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Sober Parenting: Going Against the Grain

Eight years ago I gave my kids a gift. I became sober.

In my early 20’s, I drank heavily and often. My husband drank more. We were young; we thought nothing of it. Alcohol was omnipresent. Every social gathering we attended centered around drinking. Weddings, funerals, sporting events, birthday parties, barbecues, days at the beach, vacations, amusement parks, holidays, weekends…it all involved drinking. 

At first it was fun, normal. We had a good time, we were just kids being kids. Until we had them.

I started seeing ugly patterns but they didn’t really come into focus until we had two young children in the picture. All-nighters, hangovers, health issues, mood swings, lapses in memory were all negatively impacting our ability to parent well. I cut back. My husband did not.

It became blaringly obvious that alcohol was a problem. My husband couldn’t quit and didn’t want to. Though I wasn’t drinking nearly as much, the chaos and turmoil from his drinking was escalating. We fought constantly. We became both emotional volcanoes and emotionally bankrupt simultaneously. Our marriage was failing.

Eight years ago, I made the decision to quit drinking permanently.

I made this choice so that my kids would have a sober parent, so that my husband would have a sober partner and avid supporter of his recovery, and to show my kids that despite drinking being the social norm, there are healthy alternatives.

Here’s what I discovered on my journey of sobriety:

  1. Alcohol did nothing for me. It didn’t make me funnier, more popular, prettier, or happier. It made me moody, nauseous, and sad.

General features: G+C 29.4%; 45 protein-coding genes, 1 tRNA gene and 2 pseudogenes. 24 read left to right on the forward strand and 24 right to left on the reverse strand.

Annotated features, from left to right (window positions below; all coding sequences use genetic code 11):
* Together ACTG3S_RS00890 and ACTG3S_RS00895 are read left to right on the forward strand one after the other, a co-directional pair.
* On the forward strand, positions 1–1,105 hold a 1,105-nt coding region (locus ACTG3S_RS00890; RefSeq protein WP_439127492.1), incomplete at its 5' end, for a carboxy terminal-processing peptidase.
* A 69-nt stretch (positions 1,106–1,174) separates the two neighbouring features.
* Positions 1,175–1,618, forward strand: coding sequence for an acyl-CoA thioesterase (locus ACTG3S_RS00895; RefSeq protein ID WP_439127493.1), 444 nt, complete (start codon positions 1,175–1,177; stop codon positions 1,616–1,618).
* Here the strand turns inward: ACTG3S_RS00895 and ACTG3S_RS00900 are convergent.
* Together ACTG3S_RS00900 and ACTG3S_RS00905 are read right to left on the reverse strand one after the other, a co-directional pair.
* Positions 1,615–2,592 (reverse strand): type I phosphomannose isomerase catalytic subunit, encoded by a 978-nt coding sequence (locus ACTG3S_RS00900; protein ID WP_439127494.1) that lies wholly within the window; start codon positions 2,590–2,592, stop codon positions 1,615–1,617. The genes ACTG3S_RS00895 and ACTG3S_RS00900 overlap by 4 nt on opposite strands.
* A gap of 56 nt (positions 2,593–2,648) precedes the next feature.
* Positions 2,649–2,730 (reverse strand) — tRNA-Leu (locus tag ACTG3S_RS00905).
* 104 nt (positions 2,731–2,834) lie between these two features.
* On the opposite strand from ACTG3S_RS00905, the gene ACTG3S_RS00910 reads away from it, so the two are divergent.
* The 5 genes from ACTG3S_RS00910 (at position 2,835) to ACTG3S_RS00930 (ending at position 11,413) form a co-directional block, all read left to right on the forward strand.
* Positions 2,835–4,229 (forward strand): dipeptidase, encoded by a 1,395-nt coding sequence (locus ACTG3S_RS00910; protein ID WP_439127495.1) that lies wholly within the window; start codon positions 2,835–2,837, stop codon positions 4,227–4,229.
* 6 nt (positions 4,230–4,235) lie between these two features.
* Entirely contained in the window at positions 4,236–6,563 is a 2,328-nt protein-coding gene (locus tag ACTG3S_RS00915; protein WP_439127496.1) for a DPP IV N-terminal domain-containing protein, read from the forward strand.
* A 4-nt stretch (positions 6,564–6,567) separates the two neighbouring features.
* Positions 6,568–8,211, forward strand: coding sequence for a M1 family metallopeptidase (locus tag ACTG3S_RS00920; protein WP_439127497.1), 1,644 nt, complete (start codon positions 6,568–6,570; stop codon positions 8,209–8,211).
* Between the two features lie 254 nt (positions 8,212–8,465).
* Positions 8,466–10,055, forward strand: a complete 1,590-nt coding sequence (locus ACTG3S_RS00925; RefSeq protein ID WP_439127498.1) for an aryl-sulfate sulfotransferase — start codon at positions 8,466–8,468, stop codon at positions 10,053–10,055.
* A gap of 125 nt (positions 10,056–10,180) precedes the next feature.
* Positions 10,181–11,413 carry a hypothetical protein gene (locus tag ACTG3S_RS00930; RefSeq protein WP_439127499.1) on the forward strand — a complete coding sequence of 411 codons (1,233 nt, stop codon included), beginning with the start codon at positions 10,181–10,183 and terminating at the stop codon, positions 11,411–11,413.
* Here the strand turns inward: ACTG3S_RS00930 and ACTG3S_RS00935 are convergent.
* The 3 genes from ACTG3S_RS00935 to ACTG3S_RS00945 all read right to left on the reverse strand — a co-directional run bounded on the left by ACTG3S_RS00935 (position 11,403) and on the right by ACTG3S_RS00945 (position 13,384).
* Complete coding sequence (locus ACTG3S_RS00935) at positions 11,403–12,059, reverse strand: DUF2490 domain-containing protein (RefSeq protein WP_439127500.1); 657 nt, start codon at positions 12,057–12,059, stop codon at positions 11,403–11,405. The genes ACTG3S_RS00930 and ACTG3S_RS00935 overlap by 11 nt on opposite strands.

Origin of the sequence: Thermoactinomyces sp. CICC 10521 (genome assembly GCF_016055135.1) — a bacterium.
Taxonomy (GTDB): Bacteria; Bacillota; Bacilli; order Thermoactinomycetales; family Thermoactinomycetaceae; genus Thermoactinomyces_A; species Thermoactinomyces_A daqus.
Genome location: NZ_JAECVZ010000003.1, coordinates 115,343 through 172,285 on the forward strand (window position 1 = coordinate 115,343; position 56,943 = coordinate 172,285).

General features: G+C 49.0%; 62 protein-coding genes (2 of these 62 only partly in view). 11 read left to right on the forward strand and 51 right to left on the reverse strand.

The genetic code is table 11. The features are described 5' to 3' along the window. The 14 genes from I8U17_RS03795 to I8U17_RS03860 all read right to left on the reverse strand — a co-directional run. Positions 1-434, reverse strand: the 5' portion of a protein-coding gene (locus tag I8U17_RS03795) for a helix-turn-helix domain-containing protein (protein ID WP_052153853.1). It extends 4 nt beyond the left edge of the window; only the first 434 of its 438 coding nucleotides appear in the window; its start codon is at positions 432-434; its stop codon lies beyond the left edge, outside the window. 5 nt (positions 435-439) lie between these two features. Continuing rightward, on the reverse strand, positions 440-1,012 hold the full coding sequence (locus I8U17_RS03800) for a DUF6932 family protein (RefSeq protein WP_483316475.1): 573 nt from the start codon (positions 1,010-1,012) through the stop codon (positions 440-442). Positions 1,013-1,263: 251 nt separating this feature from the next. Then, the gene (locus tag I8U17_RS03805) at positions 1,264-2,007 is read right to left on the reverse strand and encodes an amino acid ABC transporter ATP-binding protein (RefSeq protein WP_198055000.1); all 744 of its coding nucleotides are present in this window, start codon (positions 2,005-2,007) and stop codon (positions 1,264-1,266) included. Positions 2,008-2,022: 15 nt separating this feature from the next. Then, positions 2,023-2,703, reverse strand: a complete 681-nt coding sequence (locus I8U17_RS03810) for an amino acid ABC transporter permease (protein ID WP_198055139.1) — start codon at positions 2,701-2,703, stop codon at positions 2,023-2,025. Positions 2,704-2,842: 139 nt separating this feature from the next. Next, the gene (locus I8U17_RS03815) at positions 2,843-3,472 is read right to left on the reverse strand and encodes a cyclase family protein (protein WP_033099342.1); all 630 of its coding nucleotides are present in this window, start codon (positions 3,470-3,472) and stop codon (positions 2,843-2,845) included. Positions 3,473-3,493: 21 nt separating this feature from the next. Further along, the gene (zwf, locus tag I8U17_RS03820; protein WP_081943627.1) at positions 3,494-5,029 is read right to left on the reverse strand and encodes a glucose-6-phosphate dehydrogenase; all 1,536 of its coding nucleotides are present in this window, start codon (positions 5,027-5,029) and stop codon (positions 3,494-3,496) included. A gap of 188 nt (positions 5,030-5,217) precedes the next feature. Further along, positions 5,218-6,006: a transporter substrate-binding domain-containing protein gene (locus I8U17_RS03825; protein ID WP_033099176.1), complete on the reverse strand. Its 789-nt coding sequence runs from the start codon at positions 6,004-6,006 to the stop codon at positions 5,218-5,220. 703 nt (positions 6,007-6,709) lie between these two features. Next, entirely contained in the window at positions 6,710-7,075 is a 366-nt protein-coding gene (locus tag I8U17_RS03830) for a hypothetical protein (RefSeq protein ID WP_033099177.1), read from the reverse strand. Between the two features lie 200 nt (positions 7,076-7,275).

2. When I quit drinking, I had way more money.
  3. I discovered who my true friends were.
  4. I was a better parent: more present, more patient, more compassionate.
  5. My marriage improved. My husband got into treatment and found a network of support. We focused on fixing our problems and refused to give up on each other.
  6. My health, my skin, and my attitude improved. I became an optimist.
  7. I established new ways to cope with stress. I learned how to meditate, I took up yoga, I delved into my passions, I discovered new interests, and I deepened my relationship with God and with my kids.
  8. I realized how vital it is to take care of myself. Taking a bath, drinking tea, reading a book, Netflix binging, hiking, writing, creating art, and getting plenty of sleep are all crucial for my physical and mental well-being.
  9. I found out that practicing self-care makes me a better mom.
  10. Having an alcohol-free house brings my kids a sense of security. They have seen firsthand the devastation that alcoholism brings. Knowing that they have two sober, healthy parents gives them comfort and confidence.

I am not an alcoholic but being sober is a gift. I made the decision to be a non-drinker as much for myself as my family. It has brought unforeseen joy, contentment, and serenity into my life.

That gives me the power to be the kind of mom I want to be.

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